If you’re not visiting Bangkok for “certain purposes” (you know what we mean!), we’d advise against booking a hotel here. The area is seedy during the night, dreary during the day, and lacks any noteworthy hotels, restaurants or cafes. While definitely worth a quick visit (we love the Middle Eastern restaurants around soi 3 and Bangkok Koreatown in Sukhumvit Plaza), you’re better off spending the night in neighbouring Phrom Phong or Phloen Chit.
Stay in Nana / Asok for: Naughty nightlife, shopping malls and easy access to both the BTS and MRT system if you’re staying around the Asok intersection.
Our favorite hotels in Nana / Asok
Phrom Phong / Thonglor
Phrom Phong and adjoining Thonglor (also know as Sukhumvit Soi 55) are Sukhumvit’s prime residential areas. Between its modern condominium buildings and quaint townhouses, you’ll find dozens of restaurants, coffee shops, massage parlours and cocktail bars. This is a truly global part of town, where Thai hole-in-the-wall shops, French bakeries and Japanese ramen joints all hustle for your attention. Staying here will give you a good feel of Bangkok’s ‘everyday life’.
Thonglor is also home to Sukhumvit’s most upscale nightlife spots. With speakeasies charging up to 500 THB for well-crafted cocktails and restaurants that easily set you back 1000 THB for a dinner, it is no wonder that Lamborghini’s and Porsches are a common form of transportation here. The upscale community malls 72 Courtyard and The Commons give you a good idea of what Thonglor is all about (hip, young and with cash to splash), but don’t be put off by these prices – there are plenty of affordable spots around.
When booking a hotel here, double check the proximity to the BTS station. Sukhumvit’s sois run deep, and if you’re staying at the far end it can be a hot and sweaty walk to the nearest BTS station.
Stay in Phrom Phong / Thonglor for: Experiencing Bangkok’s diverse restaurant scene, great nightlife and a relatively central location.
Our favorite hotels in Phrom Phong / Thonglor
The Cabochon Hotel
Ekkamai / Phra Khanong
The area between the Ekkamai and Phra Khanong BTS stations are close enough to the city centre to access it within 10 minutes, yet far enough to feel like you’ve reached a much quieter part of town. Despite its proximity to glitzy Thonglor, Ekkamai and Phra Khanong feel much more down to earth. Independent vintage shops and small art galleries set the tone, and its large community of creative types ensure that there’s something interesting going on almost every night.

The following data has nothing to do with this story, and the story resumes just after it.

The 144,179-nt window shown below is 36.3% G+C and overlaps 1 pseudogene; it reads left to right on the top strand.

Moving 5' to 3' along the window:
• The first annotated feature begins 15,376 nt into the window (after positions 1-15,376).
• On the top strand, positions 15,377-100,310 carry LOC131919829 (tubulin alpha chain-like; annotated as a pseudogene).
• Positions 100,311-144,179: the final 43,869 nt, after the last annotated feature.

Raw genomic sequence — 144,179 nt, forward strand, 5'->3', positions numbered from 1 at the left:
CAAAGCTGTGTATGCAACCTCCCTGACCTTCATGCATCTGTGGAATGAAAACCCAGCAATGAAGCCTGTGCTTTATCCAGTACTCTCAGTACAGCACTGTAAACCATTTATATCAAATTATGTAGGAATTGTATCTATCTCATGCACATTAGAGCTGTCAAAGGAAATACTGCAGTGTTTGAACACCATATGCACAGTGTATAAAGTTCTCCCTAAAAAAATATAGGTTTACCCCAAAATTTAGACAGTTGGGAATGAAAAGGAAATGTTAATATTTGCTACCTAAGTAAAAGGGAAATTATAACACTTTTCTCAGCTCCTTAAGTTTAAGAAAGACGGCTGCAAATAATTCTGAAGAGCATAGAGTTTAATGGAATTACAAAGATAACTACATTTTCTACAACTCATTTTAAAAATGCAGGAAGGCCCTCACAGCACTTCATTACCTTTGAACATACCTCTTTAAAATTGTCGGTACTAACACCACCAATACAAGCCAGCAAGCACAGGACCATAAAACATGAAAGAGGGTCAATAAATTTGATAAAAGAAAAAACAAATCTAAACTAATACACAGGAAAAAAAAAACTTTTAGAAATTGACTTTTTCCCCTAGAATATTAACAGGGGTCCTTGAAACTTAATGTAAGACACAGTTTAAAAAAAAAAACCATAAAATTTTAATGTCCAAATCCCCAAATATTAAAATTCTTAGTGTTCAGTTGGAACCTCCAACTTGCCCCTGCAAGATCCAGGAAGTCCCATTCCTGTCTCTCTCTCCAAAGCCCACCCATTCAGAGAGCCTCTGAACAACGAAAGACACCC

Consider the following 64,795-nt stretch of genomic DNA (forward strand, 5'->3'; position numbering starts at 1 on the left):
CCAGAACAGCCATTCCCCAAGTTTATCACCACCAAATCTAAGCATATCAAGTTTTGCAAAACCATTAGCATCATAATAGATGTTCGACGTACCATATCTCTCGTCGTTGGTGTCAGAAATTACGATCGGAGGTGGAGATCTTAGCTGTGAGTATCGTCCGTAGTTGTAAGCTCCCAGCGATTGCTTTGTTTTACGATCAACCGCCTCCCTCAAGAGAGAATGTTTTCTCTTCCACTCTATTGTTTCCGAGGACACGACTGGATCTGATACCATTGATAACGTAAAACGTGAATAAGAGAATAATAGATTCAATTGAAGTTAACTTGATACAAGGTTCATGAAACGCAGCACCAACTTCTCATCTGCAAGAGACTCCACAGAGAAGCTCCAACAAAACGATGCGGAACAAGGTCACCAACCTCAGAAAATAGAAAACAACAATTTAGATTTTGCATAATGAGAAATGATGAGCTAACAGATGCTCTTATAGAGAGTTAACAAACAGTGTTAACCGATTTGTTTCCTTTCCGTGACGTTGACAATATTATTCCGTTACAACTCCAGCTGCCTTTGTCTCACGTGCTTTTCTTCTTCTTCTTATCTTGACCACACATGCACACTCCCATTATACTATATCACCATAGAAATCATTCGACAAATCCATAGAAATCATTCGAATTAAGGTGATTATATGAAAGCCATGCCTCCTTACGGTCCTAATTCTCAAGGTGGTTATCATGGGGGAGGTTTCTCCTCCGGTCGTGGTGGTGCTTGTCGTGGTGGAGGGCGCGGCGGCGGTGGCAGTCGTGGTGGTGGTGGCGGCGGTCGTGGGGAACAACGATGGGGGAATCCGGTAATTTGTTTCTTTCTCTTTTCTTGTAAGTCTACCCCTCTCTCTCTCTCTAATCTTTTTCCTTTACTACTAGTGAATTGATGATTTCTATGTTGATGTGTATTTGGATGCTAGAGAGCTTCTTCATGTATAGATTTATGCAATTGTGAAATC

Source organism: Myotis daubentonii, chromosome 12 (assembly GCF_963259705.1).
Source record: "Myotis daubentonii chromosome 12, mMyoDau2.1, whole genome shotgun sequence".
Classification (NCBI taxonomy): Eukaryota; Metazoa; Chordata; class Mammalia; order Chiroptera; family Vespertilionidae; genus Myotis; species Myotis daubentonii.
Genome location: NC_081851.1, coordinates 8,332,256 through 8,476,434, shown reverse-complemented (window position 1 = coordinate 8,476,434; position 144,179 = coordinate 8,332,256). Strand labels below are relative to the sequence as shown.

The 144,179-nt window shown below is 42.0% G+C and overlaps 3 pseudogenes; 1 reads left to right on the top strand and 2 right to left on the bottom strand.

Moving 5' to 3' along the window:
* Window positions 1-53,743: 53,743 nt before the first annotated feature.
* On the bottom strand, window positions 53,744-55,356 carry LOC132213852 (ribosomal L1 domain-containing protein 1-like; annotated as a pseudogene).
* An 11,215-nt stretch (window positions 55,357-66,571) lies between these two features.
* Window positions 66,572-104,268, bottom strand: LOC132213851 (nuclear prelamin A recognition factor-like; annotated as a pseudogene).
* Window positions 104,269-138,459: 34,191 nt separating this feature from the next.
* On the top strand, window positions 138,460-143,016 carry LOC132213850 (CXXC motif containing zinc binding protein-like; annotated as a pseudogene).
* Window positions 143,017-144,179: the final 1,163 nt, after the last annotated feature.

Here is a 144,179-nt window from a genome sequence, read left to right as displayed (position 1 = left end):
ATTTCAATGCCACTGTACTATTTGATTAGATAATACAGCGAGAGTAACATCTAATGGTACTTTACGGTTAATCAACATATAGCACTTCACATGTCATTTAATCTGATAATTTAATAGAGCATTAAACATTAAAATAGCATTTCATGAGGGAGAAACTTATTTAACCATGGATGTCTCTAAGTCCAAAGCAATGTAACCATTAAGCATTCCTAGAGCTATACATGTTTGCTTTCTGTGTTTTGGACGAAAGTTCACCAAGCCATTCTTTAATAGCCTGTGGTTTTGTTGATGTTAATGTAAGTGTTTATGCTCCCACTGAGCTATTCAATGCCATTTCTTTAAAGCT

The further you move towards Phra Khanong, the more ‘local’ the street scenes get. Here, sidewalks are dotted with noodle soup stands, fruit vendors and mom & pop shops. Big parts of the area are occupied by bustling markets, of which Talad Phra Khanong, the biggest of the bunch, is home to a large Burmese community, bringing you some of the best Burmese food in all of Bangkok.
Stay in Ekkamai / Phra Khanong for: Interesting retailers, local markets and small-scale affordable boutique hotels.
Our favorite hotels in Ekkamai / Phra Khanong
The Mustang Nero
In bustling Pratunam, clothing rack after clothing rack lines the streets. This is Bangkok’s busiest trading area, where you’ll find a ludicrously big range of cheap clothing, knock-off designer handbags and pirated DVDs for sale in markets that sprawl from building to building.
Devoid of any noteworthy tourist attractions (except, perhaps, the street food bonanza around Victory Monument), Pratunam is a bit thin on charm. Its roads are congested, its malls are mediocre and it lacks the pleasant atmosphere you’ll find elsewhere in the city. If it’s cheap wholesale shopping you’re after, Pratunam is a great area to base yourself out of. If you’re visiting Bangkok for literally anything else, we’d advise you to find a hotel in a different area.
Stay in Pratunam for: Wholesale shopping, budget hotels and quick access to the Airport Rail Link system to Suvarnabhumi Airport.
Our favorite hotels in Pratunam
Pullman King Power
Leafy, laid-back Ari feels like a village in the city. With its tree-lined streets, little traffic, and abundance of coffee shops and food trucks it’s like an issue of Kinfolk magazine came to life. Ari is where Bangkok’s hipsters dream of moving to, and where Bangkok’s affluent old folks retire in spacious homes with lush gardens.
Ari lacks any tourist highlights, which is an absolute blessing. Top-notch coffee shops and restaurants are plentiful and rarely frequented by tourists, making it incredibly easy to feel ‘like a local’ during your stay. The area is also home to one of the most diverse street food areas in Bangkok with carts lining the streets during lunch and dinner.
Despite being located outside the city center, the BTS brings you pretty much anywhere downtown in under 20 minutes, and the Chatuchak Weekend Market is only two stops away.
Stay in Ari for: Cafe-hopping, meeting local creatives and if you think staying in the city is “too noisy”.
Our favorite hotels in Ari